Monday, August 6, 2007

Genuis 'round the world stands hand in hand, and one shock of recognition runs the whole circle 'round

I've been reading a lot of Hunter S. Thompson lately. I'll admit I had nothing more than a passing familiarity going into it. To me he was simply a paranoid sociopath, wandering around in a drug-induced stupor, absolutely wreaking havoc in the City of Sin. Or at least that was how he was portrayed in Fear and Loathing in Las Vegas. A movie, coincidentally (or so I thought), made by one of my favorite directors, Terry Gilliam.

When it comes to pop culture, I tend to shy away from bombastic, in-your-face displays of outrageousness. A whisper gets the point across more powerfully than a full-throated yell. I've never really bought into the whole "are you shocked because you should be, or because of the close-minded culture into which you have been indoctrinated since birth" argument. Maybe it's not really an "argument", but what would you call it? "Genre"? How about simply "thing"? The Fight Club mentality (not so much in reference to the book/movie, but more to the groups of idiots who popped up in their wake actually beating the shit out of each other for fun). So anyway, I laughed superficially at F & L in LV (the movie incarnation) and never got around to reading the book, thinking it wasn't my cup of tea.

Gilliam's movies all share certain themes. They are all about the fine line separating reality from fantasy. What's real and what's not? And how do we know? Can we believe in something so much that the truth becomes irrelevant? Often these themes are coupled with questions into the sanity of the characters. Is reality (and thus sanity) absolute or simply a matter of perception? Watching F & L in LV, I wondered whether the man-eating lizards and demoniacal freakouts were real, imagined or somewhere in between, but pretty much left it at that.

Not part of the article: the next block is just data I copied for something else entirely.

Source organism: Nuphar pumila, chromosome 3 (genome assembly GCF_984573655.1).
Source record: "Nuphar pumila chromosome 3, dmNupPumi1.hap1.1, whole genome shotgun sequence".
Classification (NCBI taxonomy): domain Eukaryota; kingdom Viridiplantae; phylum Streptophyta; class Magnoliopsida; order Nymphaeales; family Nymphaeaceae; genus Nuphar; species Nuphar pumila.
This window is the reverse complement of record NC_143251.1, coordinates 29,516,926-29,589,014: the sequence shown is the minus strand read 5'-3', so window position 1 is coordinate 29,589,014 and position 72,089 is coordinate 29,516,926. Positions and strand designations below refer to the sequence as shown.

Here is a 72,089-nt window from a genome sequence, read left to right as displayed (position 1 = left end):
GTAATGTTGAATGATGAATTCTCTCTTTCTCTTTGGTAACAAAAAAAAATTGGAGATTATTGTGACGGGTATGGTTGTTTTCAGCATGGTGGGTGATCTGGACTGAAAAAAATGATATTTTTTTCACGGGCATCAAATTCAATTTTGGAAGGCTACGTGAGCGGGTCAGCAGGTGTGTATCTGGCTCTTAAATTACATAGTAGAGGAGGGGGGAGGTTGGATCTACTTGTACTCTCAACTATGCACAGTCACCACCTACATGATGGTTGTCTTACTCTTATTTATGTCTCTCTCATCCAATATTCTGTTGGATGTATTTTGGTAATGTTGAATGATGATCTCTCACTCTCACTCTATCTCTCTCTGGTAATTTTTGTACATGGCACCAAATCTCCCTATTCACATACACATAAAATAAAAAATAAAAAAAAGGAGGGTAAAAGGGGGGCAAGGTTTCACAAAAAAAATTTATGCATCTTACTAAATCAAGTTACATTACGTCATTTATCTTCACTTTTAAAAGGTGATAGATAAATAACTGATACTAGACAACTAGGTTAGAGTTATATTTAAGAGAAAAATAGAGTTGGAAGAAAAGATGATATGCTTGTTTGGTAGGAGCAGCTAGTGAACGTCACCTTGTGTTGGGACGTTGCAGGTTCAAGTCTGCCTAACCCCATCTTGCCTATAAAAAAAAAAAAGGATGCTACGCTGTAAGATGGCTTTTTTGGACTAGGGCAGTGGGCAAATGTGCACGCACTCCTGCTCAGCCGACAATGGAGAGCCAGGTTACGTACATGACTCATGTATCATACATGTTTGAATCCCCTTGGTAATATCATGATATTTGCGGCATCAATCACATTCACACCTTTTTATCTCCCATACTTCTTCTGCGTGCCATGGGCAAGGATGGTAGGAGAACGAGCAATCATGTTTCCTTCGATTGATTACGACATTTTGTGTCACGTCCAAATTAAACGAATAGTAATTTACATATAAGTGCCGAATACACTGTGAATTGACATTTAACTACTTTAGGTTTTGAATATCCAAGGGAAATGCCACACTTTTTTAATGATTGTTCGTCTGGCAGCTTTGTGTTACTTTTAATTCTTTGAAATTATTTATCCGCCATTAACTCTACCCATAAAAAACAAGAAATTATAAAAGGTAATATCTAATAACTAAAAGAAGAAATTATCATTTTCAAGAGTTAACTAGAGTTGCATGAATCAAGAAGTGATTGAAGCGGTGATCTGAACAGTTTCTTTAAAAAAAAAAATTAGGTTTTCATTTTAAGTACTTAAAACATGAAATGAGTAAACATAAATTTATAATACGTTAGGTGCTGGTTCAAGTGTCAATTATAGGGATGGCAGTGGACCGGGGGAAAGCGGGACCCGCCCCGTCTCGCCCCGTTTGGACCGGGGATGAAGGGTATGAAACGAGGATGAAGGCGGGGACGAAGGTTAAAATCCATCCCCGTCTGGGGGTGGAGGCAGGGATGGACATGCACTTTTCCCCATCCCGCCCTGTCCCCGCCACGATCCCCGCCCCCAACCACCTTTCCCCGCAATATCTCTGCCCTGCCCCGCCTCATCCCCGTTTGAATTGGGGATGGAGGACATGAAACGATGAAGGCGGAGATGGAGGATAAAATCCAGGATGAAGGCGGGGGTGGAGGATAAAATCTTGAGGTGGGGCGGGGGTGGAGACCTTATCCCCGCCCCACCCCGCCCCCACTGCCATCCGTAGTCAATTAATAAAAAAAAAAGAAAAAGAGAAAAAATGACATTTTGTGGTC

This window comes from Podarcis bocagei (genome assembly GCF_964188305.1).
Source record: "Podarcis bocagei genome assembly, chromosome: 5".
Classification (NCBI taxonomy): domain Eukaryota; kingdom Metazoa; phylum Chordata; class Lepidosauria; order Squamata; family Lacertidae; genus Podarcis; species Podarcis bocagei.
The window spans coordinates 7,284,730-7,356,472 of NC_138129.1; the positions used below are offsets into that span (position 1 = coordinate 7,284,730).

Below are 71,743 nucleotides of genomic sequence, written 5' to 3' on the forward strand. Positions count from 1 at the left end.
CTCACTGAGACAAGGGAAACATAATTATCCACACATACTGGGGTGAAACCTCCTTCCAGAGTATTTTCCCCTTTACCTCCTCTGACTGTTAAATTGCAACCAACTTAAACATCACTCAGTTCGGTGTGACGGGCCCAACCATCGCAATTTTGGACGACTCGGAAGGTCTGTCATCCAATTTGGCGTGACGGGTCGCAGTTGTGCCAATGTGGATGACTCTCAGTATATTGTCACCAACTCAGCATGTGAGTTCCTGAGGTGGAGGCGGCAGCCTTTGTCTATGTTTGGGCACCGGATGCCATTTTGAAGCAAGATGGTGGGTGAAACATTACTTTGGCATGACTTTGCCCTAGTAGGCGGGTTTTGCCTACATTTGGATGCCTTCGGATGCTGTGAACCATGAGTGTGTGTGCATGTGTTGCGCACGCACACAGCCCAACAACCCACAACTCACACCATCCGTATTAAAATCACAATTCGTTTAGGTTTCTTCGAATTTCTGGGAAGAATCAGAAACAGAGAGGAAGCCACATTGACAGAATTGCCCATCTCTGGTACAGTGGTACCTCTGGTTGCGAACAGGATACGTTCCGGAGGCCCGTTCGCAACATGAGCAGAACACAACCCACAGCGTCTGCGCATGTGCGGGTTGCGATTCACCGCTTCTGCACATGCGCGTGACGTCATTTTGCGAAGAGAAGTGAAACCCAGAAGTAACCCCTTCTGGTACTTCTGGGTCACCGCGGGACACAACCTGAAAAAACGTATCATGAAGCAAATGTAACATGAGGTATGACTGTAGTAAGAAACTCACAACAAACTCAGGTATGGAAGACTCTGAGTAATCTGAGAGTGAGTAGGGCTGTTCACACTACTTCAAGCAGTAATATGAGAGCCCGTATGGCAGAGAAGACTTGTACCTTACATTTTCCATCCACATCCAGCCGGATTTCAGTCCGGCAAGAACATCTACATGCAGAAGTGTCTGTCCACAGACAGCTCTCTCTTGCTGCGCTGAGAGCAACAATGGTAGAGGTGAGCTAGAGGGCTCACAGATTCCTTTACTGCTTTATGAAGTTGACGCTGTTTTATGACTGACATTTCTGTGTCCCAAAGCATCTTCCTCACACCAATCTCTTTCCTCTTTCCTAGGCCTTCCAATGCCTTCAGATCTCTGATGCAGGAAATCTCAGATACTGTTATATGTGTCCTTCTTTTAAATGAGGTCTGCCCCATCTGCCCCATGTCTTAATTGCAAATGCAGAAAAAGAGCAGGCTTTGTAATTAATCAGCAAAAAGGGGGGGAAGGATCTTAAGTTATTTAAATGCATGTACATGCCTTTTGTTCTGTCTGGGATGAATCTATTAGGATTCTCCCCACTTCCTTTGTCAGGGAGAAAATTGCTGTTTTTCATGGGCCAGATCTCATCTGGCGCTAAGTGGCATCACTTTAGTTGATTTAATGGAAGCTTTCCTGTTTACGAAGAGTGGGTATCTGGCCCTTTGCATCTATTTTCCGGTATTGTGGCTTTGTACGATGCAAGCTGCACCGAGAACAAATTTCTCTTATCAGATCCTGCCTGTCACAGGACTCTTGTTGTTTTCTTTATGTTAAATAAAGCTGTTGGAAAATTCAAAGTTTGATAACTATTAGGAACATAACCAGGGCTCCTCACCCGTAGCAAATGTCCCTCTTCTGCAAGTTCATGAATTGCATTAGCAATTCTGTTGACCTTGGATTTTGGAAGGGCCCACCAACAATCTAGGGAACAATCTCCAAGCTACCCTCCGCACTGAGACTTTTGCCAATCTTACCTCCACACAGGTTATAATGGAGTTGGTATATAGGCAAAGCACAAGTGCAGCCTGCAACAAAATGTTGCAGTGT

Upon reading the book, however, it's not about outrageous behavior and sanity. It's about Las Vegas itself, to be sure. But also about the drug culture, the impetus behind it and society's misplaced and ill-timed reaction to it. It's about class and social status. And all the while it is hilarious and effortlessly written. The themes from Gilliam's work are still there, it is unclear what is real and what isn't, but this is really not the point. There is a fine line between what's real and what isn't. And sanity is a matter of perspective. But only to a point. There is also an underlying truth that comes through, thanks in part to the juxtaposition of the good doctor's extreme behavior with everyone else's. Thompson uses similar techniques in some articles, like "The Kentucky Derby is Decadent and Depraved," but he's not a one trick pony. His articles lacking these drug-addled shenanigans are just as effective.

The one constant is that he cared about what he wrote. Maybe he was a bit out there, but he was passionate about life and he was passionate about writing. He didn't just write to meet a page limit or make a buck. He wrote about what he cared about. His style is efficient, almost elegant in its simplicity, yet his is a unique voice. He's a journalist, writing accurately and passionately about the world around him, yet he can do so with effortlessly flowing prose that is almost too fantastical to believe.

Tuesday, July 24, 2007

Funk-Busting 101

My most recent marathon was the Rock 'n Roll in San Diego in early June. Normally after a marathon there is a two or three week period where I cut the mileage way back, let my body recuperate, and after a couple of weeks I am raring to go again. Not this time. I am burned out.

The way it usually works is I put on my running gear after I get in from work/school/whatever and just take off. I've been looking forward to it all day, just getting away for an hour or so, and it takes little to no effort to get going. That's not to say there aren't bad days, because there definitely are. The legs feel heavy, the weather isn't pretty, and for whatever reason, I'm not really looking forward to it. But I throw on my shorts and shoes, head out the door, and within a mile or two all is well. I'm in the zone, nice and relaxed, chewing up the miles.